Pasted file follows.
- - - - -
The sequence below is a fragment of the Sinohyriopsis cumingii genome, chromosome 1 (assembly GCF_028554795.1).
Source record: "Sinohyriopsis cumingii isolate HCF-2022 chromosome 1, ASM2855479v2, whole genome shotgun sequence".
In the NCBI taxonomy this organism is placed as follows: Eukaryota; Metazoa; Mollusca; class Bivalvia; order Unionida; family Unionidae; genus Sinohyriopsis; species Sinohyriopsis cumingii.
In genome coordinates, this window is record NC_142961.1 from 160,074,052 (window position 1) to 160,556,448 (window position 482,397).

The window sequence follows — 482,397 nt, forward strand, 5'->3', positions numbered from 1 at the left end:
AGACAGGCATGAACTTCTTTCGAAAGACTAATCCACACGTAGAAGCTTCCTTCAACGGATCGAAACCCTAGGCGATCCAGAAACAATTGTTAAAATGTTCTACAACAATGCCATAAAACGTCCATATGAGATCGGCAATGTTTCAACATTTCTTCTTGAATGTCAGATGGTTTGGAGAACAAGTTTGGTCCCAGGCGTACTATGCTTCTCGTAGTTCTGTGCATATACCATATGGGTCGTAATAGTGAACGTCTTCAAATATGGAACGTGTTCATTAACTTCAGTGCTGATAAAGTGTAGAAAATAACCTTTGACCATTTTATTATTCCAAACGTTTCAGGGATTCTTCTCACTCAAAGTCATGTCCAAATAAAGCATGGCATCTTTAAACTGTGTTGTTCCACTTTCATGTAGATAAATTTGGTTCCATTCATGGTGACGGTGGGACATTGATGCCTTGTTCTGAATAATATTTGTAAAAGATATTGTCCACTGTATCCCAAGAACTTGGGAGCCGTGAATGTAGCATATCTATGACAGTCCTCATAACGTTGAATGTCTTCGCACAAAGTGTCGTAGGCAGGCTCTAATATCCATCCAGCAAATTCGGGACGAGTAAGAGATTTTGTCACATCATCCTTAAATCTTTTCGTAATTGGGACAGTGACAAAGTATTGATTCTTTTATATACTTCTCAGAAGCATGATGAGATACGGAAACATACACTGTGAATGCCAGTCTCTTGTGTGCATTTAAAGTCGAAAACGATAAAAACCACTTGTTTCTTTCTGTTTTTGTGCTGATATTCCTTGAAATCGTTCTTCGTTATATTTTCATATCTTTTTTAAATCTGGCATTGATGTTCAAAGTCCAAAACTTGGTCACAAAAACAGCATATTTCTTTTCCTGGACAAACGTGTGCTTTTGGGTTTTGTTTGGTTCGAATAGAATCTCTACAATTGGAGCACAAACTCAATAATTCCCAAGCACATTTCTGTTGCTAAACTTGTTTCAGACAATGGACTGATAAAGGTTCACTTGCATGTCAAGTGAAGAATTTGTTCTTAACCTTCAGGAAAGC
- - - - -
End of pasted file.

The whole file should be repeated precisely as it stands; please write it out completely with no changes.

The sequence below is a fragment of the Sinohyriopsis cumingii genome, chromosome 1 (assembly GCF_028554795.1).
Source record: "Sinohyriopsis cumingii isolate HCF-2022 chromosome 1, ASM2855479v2, whole genome shotgun sequence".
In the NCBI taxonomy this organism is placed as follows: Eukaryota; Metazoa; Mollusca; class Bivalvia; order Unionida; family Unionidae; genus Sinohyriopsis; species Sinohyriopsis cumingii.
In genome coordinates, this window is record NC_142961.1 from 160,074,052 (window position 1) to 160,556,448 (window position 482,397).

The window sequence follows — 482,397 nt, forward strand, 5'->3', positions numbered from 1 at the left end:
AGACAGGCATGAACTTCTTTCGAAAGACTAATCCACACGTAGAAGCTTCCTTCAACGGATCGAAACCCTAGGCGATCCAGAAACAATTGTTAAAATGTTCTACAACAATGCCATAAAACGTCCATATGAGATCGGCAATGTTTCAACATTTCTTCTTGAATGTCAGATGGTTTGGAGAACAAGTTTGGTCCCAGGCGTACTATGCTTCTCGTAGTTCTGTGCATATACCATATGGGTCGTAATAGTGAACGTCTTCAAATATGGAACGTGTTCATTAACTTCAGTGCTGATAAAGTGTAGAAAATAACCTTTGACCATTTTATTATTCCAAACGTTTCAGGGATTCTTCTCACTCAAAGTCATGTCCAAATAAAGCATGGCATCTTTAAACTGTGTTGTTCCACTTTCATGTAGATAAATTTGGTTCCATTCATGGTGACGGTGGGACATTGATGCCTTGTTCTGAATAATATTTGTAAAAGATATTGTCCACTGTATCCCAAGAACTTGGGAGCCGTGAATGTAGCATATCTATGACAGTCCTCATAACGTTGAATGTCTTCGCACAAAGTGTCGTAGGCAGGCTCTAATATCCATCCAGCAAATTCGGGACGAGTAAGAGATTTTGTCACATCATCCTTAAATCTTTTCGTAATTGGGACAGTGACAAAGTATTGATTCTTTTATATACTTCTCAGAAGCATGATGAGATACGGAAACATACACTGTGAATGCCAGTCTCTTGTGTGCATTTAAAGTCGAAAACGATAAAAACCACTTGTTTCTTTCTGTTTTTGTGCTGATATTCCTTGAAATCGTTCTTCGTTATATTTTCATATCTTTTTTAAATCTGGCATTGATGTTCAAAGTCCAAAACTTGGTCACAAAAACAGCATATTTCTTTTCCTGGACAAACGTGTGCTTTTGGGTTTTGTTTGGTTCGAATAGAATCTCTACAATTGGAGCACAAACTCAATAATTCCCAAGCACATTTCTGTTGCTAAACTTGTTTCAGACAATGGACTGATAAAGGTTCACTTGCATGTCAAGTGAAGAATTTGTTCTTAACCTTCAGGAAAGC